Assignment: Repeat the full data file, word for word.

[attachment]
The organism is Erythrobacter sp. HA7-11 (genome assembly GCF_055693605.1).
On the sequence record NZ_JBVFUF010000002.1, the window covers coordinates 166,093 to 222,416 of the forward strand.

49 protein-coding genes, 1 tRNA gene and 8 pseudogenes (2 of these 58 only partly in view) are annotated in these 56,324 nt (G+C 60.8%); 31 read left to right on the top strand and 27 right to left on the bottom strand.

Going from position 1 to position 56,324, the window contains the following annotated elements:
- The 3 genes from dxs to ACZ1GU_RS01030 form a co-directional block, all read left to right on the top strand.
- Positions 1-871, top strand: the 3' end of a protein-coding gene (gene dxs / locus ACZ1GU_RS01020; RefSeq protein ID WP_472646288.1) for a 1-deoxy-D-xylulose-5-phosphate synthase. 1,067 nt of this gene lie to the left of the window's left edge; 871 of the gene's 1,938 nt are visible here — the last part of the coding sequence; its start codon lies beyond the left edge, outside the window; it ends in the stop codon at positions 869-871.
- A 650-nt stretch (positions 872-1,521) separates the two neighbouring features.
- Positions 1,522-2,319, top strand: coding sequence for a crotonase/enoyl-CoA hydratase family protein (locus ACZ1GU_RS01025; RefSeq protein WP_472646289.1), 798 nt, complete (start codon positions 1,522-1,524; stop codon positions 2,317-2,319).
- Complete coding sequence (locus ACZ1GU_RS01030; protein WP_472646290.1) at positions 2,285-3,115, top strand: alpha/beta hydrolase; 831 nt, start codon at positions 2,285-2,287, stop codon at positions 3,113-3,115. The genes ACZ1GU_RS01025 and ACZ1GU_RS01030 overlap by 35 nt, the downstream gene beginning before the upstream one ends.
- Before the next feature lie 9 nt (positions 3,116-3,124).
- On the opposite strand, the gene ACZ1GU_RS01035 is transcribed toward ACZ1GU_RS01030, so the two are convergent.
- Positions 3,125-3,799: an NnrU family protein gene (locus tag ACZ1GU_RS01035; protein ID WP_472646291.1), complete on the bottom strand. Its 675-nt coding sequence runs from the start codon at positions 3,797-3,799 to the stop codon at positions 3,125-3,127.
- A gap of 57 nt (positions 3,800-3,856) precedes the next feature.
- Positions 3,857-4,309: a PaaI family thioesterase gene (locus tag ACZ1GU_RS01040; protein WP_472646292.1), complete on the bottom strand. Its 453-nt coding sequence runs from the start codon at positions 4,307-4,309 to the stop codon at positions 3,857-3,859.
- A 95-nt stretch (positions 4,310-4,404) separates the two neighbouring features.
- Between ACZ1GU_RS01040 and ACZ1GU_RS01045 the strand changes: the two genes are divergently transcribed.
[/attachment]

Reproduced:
The organism is Erythrobacter sp. HA7-11 (genome assembly GCF_055693605.1).
On the sequence record NZ_JBVFUF010000002.1, the window covers coordinates 166,093 to 222,416 of the forward strand.

49 protein-coding genes, 1 tRNA gene and 8 pseudogenes (2 of these 58 only partly in view) are annotated in these 56,324 nt (G+C 60.8%); 31 read left to right on the top strand and 27 right to left on the bottom strand.

Going from position 1 to position 56,324, the window contains the following annotated elements:
- The 3 genes from dxs to ACZ1GU_RS01030 form a co-directional block, all read left to right on the top strand.
- Positions 1-871, top strand: the 3' end of a protein-coding gene (gene dxs / locus ACZ1GU_RS01020; RefSeq protein ID WP_472646288.1) for a 1-deoxy-D-xylulose-5-phosphate synthase. 1,067 nt of this gene lie to the left of the window's left edge; 871 of the gene's 1,938 nt are visible here — the last part of the coding sequence; its start codon lies beyond the left edge, outside the window; it ends in the stop codon at positions 869-871.
- A 650-nt stretch (positions 872-1,521) separates the two neighbouring features.
- Positions 1,522-2,319, top strand: coding sequence for a crotonase/enoyl-CoA hydratase family protein (locus ACZ1GU_RS01025; RefSeq protein WP_472646289.1), 798 nt, complete (start codon positions 1,522-1,524; stop codon positions 2,317-2,319).
- Complete coding sequence (locus ACZ1GU_RS01030; protein WP_472646290.1) at positions 2,285-3,115, top strand: alpha/beta hydrolase; 831 nt, start codon at positions 2,285-2,287, stop codon at positions 3,113-3,115. The genes ACZ1GU_RS01025 and ACZ1GU_RS01030 overlap by 35 nt, the downstream gene beginning before the upstream one ends.
- Before the next feature lie 9 nt (positions 3,116-3,124).
- On the opposite strand, the gene ACZ1GU_RS01035 is transcribed toward ACZ1GU_RS01030, so the two are convergent.
- Positions 3,125-3,799: an NnrU family protein gene (locus tag ACZ1GU_RS01035; protein ID WP_472646291.1), complete on the bottom strand. Its 675-nt coding sequence runs from the start codon at positions 3,797-3,799 to the stop codon at positions 3,125-3,127.
- A gap of 57 nt (positions 3,800-3,856) precedes the next feature.
- Positions 3,857-4,309: a PaaI family thioesterase gene (locus tag ACZ1GU_RS01040; protein WP_472646292.1), complete on the bottom strand. Its 453-nt coding sequence runs from the start codon at positions 4,307-4,309 to the stop codon at positions 3,857-3,859.
- A 95-nt stretch (positions 4,310-4,404) separates the two neighbouring features.
- Between ACZ1GU_RS01040 and ACZ1GU_RS01045 the strand changes: the two genes are divergently transcribed.